“prom/prometheus” – docker image with Prometheus

After we run spring boot application with Prometheus included and we run Prometheus server we should be able to see the metrics in some basic view from Prometheus

http://localhost:9090/graph

this is what we should get from our service:

For this graph, we wrote the following code (to have something to be sure that everything works)

registry.timer("dummy.timer ", Tags.empty()).record(() -> {
    slowDummyMethod();
});

Grafana

If we want, reach graphical UI, easy to browse through the metrics data, dashboard editing, cloud monitoring compatibility then it will be a good idea to use Grafana.

Setting up Grafana is similar to Prometheus, we will need a Grafana server.

Again, we can download and install it locally. Like this, we will have service in our OS:

https://grafana.com/get

Or run docker image with Grafana in it:

docker run -d -p 3000:3000 grafana/grafana

“3000” – port for grafana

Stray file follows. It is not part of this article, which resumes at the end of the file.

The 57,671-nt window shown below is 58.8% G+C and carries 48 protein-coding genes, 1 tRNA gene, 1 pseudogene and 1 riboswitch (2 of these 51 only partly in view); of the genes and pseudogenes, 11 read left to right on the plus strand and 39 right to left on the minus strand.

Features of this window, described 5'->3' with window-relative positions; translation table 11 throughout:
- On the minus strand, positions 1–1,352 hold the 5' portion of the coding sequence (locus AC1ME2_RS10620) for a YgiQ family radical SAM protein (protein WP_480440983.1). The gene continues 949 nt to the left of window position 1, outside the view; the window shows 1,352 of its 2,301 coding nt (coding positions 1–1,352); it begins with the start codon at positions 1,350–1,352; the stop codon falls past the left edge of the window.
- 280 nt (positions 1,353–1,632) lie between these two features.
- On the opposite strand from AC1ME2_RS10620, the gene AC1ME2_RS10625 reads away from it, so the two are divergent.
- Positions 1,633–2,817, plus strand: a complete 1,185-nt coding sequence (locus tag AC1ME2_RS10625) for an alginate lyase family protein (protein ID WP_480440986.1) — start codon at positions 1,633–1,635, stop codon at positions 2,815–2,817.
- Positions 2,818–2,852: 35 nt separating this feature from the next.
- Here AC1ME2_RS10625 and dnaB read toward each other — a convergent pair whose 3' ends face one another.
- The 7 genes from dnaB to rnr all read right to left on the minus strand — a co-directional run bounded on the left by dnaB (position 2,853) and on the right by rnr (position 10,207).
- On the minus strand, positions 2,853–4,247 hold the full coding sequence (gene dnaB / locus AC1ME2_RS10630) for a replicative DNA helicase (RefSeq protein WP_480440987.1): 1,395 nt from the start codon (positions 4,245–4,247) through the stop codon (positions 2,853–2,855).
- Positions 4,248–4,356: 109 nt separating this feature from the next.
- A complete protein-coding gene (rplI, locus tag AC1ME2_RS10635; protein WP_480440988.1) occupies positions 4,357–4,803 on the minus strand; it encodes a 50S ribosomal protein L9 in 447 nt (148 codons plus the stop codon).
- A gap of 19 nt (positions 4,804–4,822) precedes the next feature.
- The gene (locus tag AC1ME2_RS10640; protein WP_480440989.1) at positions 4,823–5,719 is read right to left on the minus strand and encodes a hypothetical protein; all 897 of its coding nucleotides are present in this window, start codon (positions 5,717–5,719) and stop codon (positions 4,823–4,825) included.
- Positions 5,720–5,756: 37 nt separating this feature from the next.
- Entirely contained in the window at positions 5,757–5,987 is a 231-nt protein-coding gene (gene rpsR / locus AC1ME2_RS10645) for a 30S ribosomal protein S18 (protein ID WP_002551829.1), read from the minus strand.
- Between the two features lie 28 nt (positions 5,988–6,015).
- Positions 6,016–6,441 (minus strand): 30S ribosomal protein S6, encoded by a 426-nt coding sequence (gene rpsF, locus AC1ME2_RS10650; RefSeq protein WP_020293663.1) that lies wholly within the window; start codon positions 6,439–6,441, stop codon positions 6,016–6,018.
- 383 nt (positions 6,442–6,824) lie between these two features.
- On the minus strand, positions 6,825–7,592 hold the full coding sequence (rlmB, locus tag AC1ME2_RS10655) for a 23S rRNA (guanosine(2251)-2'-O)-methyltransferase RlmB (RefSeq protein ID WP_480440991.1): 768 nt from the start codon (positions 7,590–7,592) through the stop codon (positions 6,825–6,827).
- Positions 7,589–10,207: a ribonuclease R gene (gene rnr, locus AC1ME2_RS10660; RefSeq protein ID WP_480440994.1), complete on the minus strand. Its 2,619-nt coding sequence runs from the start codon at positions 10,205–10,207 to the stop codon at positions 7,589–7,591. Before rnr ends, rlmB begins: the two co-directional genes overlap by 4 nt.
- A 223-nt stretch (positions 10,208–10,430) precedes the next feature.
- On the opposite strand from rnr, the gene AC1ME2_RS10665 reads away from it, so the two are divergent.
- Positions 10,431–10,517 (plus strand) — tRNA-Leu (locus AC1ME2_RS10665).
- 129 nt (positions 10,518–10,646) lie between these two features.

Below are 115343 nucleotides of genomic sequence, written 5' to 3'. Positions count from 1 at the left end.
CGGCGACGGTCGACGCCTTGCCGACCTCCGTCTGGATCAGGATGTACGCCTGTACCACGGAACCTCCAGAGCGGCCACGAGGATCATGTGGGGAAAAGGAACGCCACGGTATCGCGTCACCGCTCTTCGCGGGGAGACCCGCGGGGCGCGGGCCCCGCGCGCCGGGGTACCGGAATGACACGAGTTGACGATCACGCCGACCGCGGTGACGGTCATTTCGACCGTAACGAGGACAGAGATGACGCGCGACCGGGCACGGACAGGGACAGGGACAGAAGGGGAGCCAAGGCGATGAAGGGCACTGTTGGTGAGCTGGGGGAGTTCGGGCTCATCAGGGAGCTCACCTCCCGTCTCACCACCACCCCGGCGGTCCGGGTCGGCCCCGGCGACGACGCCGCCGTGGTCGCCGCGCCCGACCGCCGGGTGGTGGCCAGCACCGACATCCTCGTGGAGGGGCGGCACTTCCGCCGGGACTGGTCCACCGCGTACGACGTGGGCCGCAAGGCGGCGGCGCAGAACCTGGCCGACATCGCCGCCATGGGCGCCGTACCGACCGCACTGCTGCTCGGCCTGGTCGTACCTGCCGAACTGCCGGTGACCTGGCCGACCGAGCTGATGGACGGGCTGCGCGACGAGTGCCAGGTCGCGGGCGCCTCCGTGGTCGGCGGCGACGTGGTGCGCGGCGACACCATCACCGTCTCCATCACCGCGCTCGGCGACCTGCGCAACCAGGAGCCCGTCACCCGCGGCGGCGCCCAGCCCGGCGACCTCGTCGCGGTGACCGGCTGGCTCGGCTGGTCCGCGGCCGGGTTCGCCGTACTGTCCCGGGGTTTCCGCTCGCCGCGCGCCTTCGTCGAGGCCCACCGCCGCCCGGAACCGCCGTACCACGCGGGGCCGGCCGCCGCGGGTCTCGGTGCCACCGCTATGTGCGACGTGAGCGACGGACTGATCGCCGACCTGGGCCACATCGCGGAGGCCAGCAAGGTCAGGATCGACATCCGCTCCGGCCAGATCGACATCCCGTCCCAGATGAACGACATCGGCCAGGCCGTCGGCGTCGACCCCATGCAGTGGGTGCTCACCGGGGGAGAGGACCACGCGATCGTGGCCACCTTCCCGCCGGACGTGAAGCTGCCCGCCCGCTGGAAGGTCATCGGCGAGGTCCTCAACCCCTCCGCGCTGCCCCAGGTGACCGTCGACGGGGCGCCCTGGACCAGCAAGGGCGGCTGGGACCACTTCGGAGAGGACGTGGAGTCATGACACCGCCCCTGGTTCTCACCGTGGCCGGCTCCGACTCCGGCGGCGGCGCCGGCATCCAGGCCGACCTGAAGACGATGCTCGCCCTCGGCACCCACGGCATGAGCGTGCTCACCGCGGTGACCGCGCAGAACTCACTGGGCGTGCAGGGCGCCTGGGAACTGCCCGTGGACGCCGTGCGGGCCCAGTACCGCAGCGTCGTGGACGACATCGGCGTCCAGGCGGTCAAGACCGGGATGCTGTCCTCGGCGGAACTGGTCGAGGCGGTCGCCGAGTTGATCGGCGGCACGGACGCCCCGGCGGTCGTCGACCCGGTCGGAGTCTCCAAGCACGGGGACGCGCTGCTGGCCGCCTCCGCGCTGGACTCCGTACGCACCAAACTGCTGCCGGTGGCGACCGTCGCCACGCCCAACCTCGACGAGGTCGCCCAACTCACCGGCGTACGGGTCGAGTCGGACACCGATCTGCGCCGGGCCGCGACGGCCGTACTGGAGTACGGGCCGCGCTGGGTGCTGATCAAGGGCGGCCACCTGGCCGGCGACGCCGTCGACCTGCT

“grafana/grafana” – docker image with grafana

Default user and password are admin/admin. On the first login, you will be asked to add a new password.

After we log in we should add source, wherefrom Grafana will read the metrics. Go to the following left menu: Configuration -> Data Sources, chose the “Data Sources” tab and add new data source “Add data source”.

Since we decided to go with Prometheus we will select Prometheus source. In the new page (Configuration), because we did not set any authentication or anything else in Prometheus – everything is default, we need just to set HTTP -> URL field. For our case, it will be “http://localhost:9090”. If everything is ok by clicking “Save and test” we should get a green bar that Grafana is connected to Prometheus and we can access the metrics from it.

Let’s see our first metrics from the timer that we added in our application. For this one we will create our own new dashboard:

Chose “Add Query” and in the new window add following key in the “Metrics”: “dummy_timer_seconds_count”. This will add one metric in our graph.

In the same graph, we can add the second one from the timer “dummy_timer_seconds_max”. With this, we will have both metrics in the same graph.

There are other parameters that you can set, but for basic setup default values are fine.

With this, we have set up everything we need for monitoring our application. Next is to add more graphs for metrics that we want to monitor.